A senior official of the company which operated the tugboat escorting the Jumbo Kingdom floating restaurant out of Hong Kong to an unspecified destination has insisted that the capsizing/sinking of the vessel was “an accident without any foul play involved”
Yoon Ju-dong rejected claims that the vessel might have been sunk intentionally. He noted that the towing crew on the Jaewon 9 (IMO 8806228) were all South Koreans. He said that some buoyancy tanks might have been damaged by strong sea waves leading to the ship capsizing in the South China Sea.
Speaking to the South China Morning Post from South Korea on Friday, Yoon Ju-dong said what happened to the floating restaurant was “an accident without any foul play involved”. The Jumbo had been towed out of Hong Kong last week, only to capsize a few days later near the Paracel Islands in the South China Sea.
It was reported to be headed for Cambodia.
“After being towed for four or five days, she started tilting gradually before she capsized suddenly. If she had any structural problems, she would have gone down much earlier,” Yoon said. He also insisted to the newspaper that his company not be identified, only saying that it borrowed the tugboat from its registered owner S&P Marine Co in Busan, South Korea, for the tow.
Jumbo’s owner, Aberdeen Restaurant Enterprises, reported the capsizing on Monday.
Yoon said some buoyancy tanks had been broken, probably by sea waves which caused water to enter and the ship eventually to turn over. “The weather was not so ideal but it was not so bad either. The waves were no higher than two metres on the high seas. She has eight buoyancy tanks and I suspect some of them were battered by the sea waves. The boat was [very old] and the steel plate of the tanks might have become thin.”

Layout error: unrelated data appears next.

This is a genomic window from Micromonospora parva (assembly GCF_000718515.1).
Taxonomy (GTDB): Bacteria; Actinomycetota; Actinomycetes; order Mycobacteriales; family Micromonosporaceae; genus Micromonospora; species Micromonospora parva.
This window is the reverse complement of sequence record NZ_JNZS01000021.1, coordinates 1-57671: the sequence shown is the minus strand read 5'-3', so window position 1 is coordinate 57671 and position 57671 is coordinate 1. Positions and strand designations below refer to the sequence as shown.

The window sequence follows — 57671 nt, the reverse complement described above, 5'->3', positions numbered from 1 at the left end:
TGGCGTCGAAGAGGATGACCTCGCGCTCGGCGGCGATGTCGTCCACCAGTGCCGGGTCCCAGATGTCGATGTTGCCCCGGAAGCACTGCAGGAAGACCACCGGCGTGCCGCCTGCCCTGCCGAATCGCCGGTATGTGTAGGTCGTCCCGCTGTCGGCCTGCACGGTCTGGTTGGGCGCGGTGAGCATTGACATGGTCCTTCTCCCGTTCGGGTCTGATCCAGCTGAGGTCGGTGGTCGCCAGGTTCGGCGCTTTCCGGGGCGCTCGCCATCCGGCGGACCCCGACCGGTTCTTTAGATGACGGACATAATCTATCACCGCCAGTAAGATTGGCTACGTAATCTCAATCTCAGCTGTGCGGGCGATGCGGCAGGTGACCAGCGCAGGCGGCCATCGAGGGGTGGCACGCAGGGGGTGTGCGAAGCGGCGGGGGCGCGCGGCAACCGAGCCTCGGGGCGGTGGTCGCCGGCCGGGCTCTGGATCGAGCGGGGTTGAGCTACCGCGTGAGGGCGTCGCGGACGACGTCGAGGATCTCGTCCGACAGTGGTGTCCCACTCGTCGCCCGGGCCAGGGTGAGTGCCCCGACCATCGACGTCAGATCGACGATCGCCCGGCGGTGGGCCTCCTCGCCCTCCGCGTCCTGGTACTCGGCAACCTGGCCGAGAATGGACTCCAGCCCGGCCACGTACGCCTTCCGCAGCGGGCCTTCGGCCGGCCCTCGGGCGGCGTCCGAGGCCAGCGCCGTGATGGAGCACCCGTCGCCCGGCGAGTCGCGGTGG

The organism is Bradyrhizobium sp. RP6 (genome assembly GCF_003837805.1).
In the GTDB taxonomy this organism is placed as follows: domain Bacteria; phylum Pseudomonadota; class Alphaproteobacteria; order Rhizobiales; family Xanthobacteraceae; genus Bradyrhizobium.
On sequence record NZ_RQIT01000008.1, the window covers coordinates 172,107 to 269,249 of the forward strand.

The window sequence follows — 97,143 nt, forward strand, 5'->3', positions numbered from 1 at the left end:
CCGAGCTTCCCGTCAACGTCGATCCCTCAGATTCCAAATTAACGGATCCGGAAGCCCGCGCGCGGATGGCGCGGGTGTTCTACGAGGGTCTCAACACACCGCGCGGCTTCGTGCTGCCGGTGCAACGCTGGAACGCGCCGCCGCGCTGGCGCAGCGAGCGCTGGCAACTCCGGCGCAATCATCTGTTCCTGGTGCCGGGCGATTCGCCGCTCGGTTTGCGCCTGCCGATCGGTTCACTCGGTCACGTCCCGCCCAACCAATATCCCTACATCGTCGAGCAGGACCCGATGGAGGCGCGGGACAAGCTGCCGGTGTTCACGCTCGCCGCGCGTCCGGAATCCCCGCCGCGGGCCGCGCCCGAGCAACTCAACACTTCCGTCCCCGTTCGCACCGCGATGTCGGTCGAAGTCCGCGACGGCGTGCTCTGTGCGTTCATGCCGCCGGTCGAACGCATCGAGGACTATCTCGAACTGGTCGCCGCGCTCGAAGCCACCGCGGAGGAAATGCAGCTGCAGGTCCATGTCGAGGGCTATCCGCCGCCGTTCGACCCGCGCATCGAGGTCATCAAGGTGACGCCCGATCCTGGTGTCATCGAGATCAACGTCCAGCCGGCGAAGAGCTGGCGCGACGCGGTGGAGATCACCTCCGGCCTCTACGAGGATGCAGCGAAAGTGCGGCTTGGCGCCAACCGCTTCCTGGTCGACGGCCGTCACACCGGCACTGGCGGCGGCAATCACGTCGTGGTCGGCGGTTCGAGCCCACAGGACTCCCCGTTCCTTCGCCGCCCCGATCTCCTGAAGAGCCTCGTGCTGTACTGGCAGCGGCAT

Yoon noted that “this is a great loss for us as well; we have not yet been paid for the towing costs.” He noted that the boat’s centre of gravity was very high, which caused it to be unstable structurally. “Before the departure, the insurance company conducted a survey of both Jumbo and the tugboat, and gave us the green light for navigation,” he said.
Confusion continued as to whether the Jumbo had sunk or not. Its owner insisted on Thursday night it had capsized rather than sunk, but would provide no further details such as whether it was still above water or if it could be salvaged.
Indeed a strange level of mystery seems to have surrounded the exit of the Jumbo from Hong Kong from the start, with the destination not being stated officially, the towing company not wanting to be named, and now a spokesperson for the owner being unwilling to say more than “it is inaccurate to say that the vessel has sunk.” When asked why the company had said salvage work would be “extremely difficult” because of the depth of the water, the spokeswoman would not answer. Neither would she say where the vessel was.
Another report claimed that the Jaewon 9, built in 1988 encountered problems on December 13th 2021 when a vessel it was taking from Hong Kong to South Korea sank after the towing line connecting the two broke off in Penghu islands in Taiwan due to rough weather, according to global ship database FleetMon.
With “refloating attempts” affected by poor weather, the vessel was eventually “recognised as a total loss” because of the damage sustained, including numerous hull breaches.
1988-built, South Korea-flagged, 498 gt Jaewon 9 is owned and managed by S&P Marine Co Ltd of Busan, South Korea. No AIS since June 14th.